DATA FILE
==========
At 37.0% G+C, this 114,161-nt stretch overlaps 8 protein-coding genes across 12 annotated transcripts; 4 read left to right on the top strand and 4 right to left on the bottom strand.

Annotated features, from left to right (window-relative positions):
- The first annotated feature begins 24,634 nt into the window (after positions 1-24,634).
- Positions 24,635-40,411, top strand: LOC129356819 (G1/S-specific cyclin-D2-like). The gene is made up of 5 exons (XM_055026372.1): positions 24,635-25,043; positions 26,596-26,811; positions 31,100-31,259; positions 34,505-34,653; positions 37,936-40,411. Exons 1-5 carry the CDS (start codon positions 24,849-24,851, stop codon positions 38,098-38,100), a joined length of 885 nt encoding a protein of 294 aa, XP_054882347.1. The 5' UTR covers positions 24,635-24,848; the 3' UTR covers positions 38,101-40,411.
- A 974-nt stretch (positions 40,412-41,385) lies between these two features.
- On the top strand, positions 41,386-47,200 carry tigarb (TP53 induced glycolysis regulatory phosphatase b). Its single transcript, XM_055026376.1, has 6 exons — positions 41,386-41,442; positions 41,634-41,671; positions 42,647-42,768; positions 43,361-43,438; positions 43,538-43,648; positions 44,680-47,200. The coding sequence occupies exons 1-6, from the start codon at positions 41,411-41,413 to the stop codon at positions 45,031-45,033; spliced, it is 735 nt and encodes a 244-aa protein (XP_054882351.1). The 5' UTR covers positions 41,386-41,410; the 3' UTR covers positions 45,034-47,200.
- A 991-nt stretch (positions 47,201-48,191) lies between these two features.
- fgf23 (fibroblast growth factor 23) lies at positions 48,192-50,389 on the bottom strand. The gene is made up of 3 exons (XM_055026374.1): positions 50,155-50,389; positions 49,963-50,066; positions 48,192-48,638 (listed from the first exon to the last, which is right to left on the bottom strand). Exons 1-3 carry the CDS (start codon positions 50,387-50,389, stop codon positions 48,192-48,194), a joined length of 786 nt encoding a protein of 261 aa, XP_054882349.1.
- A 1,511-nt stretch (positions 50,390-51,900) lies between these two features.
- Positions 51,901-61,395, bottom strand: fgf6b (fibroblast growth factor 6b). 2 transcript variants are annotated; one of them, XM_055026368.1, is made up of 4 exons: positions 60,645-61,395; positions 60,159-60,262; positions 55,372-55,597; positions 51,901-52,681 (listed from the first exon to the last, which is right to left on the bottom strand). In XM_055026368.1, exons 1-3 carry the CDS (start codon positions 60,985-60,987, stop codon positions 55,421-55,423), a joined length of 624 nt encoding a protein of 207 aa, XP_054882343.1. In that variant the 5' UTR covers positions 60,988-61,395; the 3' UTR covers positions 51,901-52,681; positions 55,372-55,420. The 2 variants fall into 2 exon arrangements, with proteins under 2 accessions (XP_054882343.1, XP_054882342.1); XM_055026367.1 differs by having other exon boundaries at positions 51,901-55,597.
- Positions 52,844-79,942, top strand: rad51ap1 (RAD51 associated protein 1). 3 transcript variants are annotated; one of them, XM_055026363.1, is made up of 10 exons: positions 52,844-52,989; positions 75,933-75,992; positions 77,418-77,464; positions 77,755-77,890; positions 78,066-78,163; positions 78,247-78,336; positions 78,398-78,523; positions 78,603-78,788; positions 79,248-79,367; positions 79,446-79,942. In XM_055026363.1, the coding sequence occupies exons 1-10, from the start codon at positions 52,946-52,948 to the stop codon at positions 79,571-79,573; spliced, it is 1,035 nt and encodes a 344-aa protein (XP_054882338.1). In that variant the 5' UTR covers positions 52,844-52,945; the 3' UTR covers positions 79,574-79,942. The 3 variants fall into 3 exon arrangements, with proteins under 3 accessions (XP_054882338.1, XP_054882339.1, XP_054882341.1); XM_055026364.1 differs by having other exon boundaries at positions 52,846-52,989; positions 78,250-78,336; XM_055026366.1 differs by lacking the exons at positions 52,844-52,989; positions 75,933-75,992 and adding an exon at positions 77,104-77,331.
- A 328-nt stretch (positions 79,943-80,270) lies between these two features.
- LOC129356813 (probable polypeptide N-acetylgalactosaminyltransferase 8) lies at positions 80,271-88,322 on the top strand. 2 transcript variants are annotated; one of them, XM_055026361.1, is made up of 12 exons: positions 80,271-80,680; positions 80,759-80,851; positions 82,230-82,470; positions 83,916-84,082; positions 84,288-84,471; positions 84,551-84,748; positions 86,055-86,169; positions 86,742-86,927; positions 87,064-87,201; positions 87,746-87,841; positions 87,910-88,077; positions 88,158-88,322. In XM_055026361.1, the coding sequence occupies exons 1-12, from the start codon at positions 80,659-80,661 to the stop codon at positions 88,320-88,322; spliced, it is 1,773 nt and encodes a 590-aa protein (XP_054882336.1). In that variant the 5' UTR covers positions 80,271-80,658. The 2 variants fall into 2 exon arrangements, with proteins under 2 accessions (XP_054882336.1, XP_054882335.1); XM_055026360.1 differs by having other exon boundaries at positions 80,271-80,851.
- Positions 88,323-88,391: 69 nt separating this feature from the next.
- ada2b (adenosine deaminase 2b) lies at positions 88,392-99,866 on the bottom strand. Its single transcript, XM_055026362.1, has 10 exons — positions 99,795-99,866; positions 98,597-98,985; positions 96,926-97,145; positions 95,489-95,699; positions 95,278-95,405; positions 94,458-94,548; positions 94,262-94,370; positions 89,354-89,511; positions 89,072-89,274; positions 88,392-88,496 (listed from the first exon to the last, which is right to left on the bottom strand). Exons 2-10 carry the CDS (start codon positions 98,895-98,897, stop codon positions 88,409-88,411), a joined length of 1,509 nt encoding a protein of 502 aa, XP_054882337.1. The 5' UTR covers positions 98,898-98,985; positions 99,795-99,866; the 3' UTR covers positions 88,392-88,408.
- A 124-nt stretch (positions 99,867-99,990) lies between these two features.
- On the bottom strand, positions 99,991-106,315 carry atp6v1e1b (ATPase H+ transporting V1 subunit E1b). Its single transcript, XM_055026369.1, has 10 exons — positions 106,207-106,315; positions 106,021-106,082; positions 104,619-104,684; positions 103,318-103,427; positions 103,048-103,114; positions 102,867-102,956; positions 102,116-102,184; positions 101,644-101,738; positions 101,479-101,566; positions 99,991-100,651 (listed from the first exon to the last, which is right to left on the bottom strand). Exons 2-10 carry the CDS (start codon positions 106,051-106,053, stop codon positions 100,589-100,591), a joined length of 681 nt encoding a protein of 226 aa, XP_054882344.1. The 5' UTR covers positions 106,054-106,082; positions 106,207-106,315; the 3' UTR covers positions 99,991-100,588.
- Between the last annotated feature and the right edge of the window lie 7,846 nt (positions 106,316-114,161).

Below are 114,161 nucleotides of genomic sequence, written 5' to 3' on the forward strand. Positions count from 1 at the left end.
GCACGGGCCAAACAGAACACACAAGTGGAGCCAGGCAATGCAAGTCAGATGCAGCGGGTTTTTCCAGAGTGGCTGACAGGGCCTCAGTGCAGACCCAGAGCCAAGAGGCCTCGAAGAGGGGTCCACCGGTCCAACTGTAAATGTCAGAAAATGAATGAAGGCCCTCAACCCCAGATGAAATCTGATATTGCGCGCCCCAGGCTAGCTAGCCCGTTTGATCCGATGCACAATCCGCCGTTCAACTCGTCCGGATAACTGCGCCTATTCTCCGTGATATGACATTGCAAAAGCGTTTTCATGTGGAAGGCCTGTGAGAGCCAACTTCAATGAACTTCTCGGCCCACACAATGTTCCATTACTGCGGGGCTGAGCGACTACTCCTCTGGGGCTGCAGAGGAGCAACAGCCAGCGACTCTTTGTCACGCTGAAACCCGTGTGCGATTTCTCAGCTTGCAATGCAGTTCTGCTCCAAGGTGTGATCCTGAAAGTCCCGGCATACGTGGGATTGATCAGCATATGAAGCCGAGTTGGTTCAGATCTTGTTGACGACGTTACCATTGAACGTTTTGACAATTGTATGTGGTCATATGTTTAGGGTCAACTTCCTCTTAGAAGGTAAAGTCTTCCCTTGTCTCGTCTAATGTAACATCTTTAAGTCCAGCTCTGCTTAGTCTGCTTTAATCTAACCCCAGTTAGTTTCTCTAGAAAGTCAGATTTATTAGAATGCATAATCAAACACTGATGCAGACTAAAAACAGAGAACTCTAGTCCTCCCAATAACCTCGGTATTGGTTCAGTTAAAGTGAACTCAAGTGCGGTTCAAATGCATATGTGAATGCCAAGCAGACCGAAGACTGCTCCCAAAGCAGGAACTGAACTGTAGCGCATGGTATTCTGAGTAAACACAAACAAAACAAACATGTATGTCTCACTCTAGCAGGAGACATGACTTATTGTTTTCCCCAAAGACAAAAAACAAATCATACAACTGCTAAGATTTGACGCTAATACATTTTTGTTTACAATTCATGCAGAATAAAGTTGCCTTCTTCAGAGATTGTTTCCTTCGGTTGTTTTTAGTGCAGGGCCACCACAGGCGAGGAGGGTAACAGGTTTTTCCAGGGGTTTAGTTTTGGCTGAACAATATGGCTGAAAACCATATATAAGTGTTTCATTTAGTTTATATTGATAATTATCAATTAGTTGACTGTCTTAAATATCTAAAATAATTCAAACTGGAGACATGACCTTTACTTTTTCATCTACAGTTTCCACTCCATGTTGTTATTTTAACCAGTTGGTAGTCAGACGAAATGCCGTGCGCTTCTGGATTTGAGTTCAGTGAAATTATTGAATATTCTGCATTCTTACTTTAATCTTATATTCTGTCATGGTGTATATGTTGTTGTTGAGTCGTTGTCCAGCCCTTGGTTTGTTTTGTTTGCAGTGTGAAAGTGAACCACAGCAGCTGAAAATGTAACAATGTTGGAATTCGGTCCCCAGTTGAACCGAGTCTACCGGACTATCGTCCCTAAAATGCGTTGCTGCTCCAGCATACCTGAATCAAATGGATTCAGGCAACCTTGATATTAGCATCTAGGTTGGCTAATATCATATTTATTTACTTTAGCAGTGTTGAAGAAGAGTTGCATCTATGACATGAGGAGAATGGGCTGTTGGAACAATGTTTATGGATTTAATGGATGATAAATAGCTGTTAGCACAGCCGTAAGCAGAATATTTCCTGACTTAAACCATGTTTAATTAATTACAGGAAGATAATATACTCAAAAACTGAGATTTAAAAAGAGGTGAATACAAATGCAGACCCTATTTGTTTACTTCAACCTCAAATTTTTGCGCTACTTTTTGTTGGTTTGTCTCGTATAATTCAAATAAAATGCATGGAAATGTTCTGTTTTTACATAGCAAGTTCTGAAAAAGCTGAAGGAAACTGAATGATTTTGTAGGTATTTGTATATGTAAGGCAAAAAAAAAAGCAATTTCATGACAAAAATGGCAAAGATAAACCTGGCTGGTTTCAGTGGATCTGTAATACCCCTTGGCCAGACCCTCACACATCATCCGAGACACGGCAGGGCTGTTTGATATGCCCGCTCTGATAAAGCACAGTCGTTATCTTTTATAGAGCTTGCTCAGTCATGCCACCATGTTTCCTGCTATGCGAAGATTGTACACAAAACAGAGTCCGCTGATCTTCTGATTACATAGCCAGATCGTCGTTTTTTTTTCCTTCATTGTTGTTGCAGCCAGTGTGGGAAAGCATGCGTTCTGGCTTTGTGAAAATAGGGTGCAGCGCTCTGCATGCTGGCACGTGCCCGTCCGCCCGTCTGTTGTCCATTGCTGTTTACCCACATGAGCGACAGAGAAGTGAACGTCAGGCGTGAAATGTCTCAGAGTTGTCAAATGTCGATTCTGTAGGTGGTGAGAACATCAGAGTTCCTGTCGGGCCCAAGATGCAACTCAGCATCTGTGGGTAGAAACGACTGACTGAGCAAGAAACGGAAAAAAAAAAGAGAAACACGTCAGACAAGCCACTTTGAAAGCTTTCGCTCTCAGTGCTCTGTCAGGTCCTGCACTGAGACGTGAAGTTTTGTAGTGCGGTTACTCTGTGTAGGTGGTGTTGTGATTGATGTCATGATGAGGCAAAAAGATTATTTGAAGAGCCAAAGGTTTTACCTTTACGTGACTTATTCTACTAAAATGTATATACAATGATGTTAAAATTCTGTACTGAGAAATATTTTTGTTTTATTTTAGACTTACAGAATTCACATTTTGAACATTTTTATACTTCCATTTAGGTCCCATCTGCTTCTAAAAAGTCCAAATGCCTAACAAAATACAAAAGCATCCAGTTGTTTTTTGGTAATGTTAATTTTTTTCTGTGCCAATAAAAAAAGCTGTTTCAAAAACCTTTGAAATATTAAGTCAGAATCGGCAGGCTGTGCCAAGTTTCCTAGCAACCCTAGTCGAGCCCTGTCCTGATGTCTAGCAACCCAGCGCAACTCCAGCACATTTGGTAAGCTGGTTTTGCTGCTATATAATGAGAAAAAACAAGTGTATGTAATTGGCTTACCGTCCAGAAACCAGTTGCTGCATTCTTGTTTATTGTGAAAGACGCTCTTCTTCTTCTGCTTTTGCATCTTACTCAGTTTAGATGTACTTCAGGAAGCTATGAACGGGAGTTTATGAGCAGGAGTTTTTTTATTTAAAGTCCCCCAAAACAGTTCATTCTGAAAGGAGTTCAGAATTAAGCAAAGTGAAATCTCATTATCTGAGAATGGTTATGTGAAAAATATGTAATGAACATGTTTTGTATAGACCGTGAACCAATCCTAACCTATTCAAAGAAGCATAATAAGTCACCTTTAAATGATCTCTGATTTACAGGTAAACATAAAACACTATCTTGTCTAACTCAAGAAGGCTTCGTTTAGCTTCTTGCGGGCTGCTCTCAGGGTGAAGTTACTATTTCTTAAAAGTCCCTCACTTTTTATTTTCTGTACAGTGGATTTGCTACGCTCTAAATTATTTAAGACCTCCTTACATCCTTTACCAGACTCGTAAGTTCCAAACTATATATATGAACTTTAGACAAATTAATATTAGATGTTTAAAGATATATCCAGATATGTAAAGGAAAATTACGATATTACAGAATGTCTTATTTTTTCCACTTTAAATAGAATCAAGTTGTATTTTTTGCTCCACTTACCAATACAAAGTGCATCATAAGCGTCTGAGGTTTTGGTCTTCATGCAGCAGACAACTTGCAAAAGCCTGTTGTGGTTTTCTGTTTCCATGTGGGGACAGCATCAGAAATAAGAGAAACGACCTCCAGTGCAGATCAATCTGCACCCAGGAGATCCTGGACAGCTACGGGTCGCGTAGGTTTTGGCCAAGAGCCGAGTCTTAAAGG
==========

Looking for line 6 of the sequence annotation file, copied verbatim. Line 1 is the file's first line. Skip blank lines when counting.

- On the top strand, positions 41,386-47,200 carry tigarb (TP53 induced glycolysis regulatory phosphatase b). Its single transcript, XM_055026376.1, has 6 exons — positions 41,386-41,442; positions 41,634-41,671; positions 42,647-42,768; positions 43,361-43,438; positions 43,538-43,648; positions 44,680-47,200. The coding sequence occupies exons 1-6, from the start codon at positions 41,411-41,413 to the stop codon at positions 45,031-45,033; spliced, it is 735 nt and encodes a 244-aa protein (XP_054882351.1). The 5' UTR covers positions 41,386-41,410; the 3' UTR covers positions 45,034-47,200.